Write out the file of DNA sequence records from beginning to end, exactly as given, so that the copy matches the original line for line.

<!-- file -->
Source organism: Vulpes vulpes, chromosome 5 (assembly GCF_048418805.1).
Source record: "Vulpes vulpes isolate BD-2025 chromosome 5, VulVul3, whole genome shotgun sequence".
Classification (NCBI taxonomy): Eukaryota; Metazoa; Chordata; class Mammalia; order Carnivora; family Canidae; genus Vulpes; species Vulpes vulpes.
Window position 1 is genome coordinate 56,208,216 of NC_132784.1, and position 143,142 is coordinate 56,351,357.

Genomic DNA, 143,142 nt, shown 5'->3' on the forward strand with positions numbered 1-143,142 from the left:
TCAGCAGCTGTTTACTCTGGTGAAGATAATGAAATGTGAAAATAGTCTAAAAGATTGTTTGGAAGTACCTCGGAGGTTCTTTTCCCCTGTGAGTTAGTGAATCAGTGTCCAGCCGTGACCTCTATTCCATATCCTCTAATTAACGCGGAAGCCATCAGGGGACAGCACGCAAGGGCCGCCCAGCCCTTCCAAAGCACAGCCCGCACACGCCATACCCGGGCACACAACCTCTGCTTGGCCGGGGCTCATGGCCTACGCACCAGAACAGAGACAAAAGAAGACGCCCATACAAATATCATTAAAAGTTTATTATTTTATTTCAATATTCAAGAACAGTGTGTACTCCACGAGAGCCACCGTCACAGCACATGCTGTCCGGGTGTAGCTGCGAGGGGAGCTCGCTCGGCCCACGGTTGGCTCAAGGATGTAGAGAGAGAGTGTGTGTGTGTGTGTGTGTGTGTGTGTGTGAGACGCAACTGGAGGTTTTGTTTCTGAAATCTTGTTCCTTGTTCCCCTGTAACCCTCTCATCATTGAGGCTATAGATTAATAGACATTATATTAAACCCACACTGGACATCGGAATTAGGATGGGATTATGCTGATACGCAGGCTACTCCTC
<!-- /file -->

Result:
Source organism: Vulpes vulpes, chromosome 5 (assembly GCF_048418805.1).
Source record: "Vulpes vulpes isolate BD-2025 chromosome 5, VulVul3, whole genome shotgun sequence".
Classification (NCBI taxonomy): Eukaryota; Metazoa; Chordata; class Mammalia; order Carnivora; family Canidae; genus Vulpes; species Vulpes vulpes.
Window position 1 is genome coordinate 56,208,216 of NC_132784.1, and position 143,142 is coordinate 56,351,357.

Genomic DNA, 143,142 nt, shown 5'->3' on the forward strand with positions numbered 1-143,142 from the left:
TCAGCAGCTGTTTACTCTGGTGAAGATAATGAAATGTGAAAATAGTCTAAAAGATTGTTTGGAAGTACCTCGGAGGTTCTTTTCCCCTGTGAGTTAGTGAATCAGTGTCCAGCCGTGACCTCTATTCCATATCCTCTAATTAACGCGGAAGCCATCAGGGGACAGCACGCAAGGGCCGCCCAGCCCTTCCAAAGCACAGCCCGCACACGCCATACCCGGGCACACAACCTCTGCTTGGCCGGGGCTCATGGCCTACGCACCAGAACAGAGACAAAAGAAGACGCCCATACAAATATCATTAAAAGTTTATTATTTTATTTCAATATTCAAGAACAGTGTGTACTCCACGAGAGCCACCGTCACAGCACATGCTGTCCGGGTGTAGCTGCGAGGGGAGCTCGCTCGGCCCACGGTTGGCTCAAGGATGTAGAGAGAGAGTGTGTGTGTGTGTGTGTGTGTGTGTGTGTGAGACGCAACTGGAGGTTTTGTTTCTGAAATCTTGTTCCTTGTTCCCCTGTAACCCTCTCATCATTGAGGCTATAGATTAATAGACATTATATTAAACCCACACTGGACATCGGAATTAGGATGGGATTATGCTGATACGCAGGCTACTCCTC